Instructor and pilot killed in Cape plane crash identified

The Piper Comanche departed Martha's Vineyard Airport for Barnstable Municipal Airport in Hyannis at 9:20 am. — File photo by Tim Johnson

Oulton Hues, a flight instructor and well-known member of the close-knit Martha’s Vineyard aviation community, and Robert Walker of East Falmouth died in a plane crash in Cape Cod Bay during a training flight on Sunday morning, January 15.

Mr. Hues, 73, of Edgartown and Norwood, and Mr. Walker, 68, a private pilot and co-owner of the single-engine Piper Comanche, were the only ones on board the four-seater plane. Their bodies were found in the ocean off of Saint’s Landing Road in Brewster at about 3 pm Sunday.

Yesterday, a team that included investigators from the National Transportation Safety Board (NTSB) and a specialized salvage company from Delaware worked to raise the fuselage. Wintry conditions hindered the salvage effort in icy waters about one mile off Brewster.

A final NTSB report on the probable cause of the accident could take up to one year to complete.

On Sunday morning, Mr. Walker flew from Falmouth Airport to Martha’s Vineyard to pick up his flight instructor, airport manager Sean Flynn told The Times in a telephone call. Mr. Flynn said the Falmouth pilot was experienced and working on a more advanced rating.

The small private plane departed Martha’s Vineyard Airport for Barnstable Municipal Airport in Hyannis at 9:20 am. The men began practicing hold patterns over the Cape.

Desperate search

“The pilot reported smoke in the cabin, then said it cleared and told the controller he wanted to continue practicing,” Jim Peters, spokesman for the Federal Aviation Administration (FAA), said in an email to The Times.

“At 10:10 am, controllers at the FAA radar facility at Otis lost communications and radar contact,” Mr. Peters said.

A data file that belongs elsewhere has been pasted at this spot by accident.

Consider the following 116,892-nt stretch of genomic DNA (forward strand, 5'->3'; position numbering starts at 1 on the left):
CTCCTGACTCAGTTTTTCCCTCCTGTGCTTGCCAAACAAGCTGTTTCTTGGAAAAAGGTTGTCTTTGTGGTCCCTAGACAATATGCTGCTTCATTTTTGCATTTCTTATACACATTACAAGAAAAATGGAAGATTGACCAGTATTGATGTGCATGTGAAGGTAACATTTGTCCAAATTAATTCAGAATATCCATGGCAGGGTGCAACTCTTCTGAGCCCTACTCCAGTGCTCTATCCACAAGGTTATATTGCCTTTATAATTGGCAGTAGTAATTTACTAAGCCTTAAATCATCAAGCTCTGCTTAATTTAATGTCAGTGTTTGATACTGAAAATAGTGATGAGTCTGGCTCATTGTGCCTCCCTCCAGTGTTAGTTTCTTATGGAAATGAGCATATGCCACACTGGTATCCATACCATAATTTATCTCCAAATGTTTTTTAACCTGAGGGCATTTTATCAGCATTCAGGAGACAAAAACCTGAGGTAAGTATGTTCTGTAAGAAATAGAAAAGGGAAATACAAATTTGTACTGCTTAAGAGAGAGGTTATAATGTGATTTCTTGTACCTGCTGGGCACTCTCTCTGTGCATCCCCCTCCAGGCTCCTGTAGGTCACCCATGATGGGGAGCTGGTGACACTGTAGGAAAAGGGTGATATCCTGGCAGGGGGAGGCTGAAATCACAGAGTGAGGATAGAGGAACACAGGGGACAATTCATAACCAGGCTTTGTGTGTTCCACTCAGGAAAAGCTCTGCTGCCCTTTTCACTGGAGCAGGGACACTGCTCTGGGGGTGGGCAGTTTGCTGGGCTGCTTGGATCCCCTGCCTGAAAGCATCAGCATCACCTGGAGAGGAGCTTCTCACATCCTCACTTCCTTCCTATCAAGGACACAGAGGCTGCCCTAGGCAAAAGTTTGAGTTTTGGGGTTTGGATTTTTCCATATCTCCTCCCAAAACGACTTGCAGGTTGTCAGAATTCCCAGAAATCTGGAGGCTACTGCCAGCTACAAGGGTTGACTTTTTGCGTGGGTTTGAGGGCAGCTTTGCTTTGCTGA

The plane was last verified flying at an altitude of about 2,000 feet, about 10 miles northeast of Hyannis and about a mile off the shore.

The FAA contacted Coast Guard Sector Southeastern New England command center at 10:23 am, Sunday, to report they had lost all communication with the airplane after receiving the report from the crew of smoke in the cabin, and provided the plane’s last known position. The Coast Guard and Coast Guard Auxiliary began an immediate search for the aircraft, assisted by Cape fire and police departments.

“The command center diverted a Coast Guard Auxiliary aircraft and a Coast Guard HU-25 Falcon jet crew from their scheduled patrols to search,” according to a Coast Guard press release. “They also launched an MH-60 Jayhawk helicopter crew from Coast Guard Air Station Cape Cod and a 41-foot utility boat crew from Coast Guard Station Cape Cod Canal. A 47-foot motor lifeboat crew from Coast Guard Station Provincetown was also launched.”

The command center crew contacted the Air Force Rescue Coordination Center to inquire if they received any reports of a crashed aircraft or if the plane’s beacon went off. They had not received a report of either.

As the air and land-based search got underway, a body was spotted in the surf off Brewster.

Sad outcome

“The two men aboard the small aircraft were located deceased by a Coast Guard MH-60 Jayhawk helicopter crew from Air Station Cape Cod and a Brewster Fire Department crew at Saint’s Landing in Brewster,” the Coast Guard said in a press release issued Sunday afternoon.

The Brewster Fire Department located the first body in the surf, and the helicopter crew located the second soon after.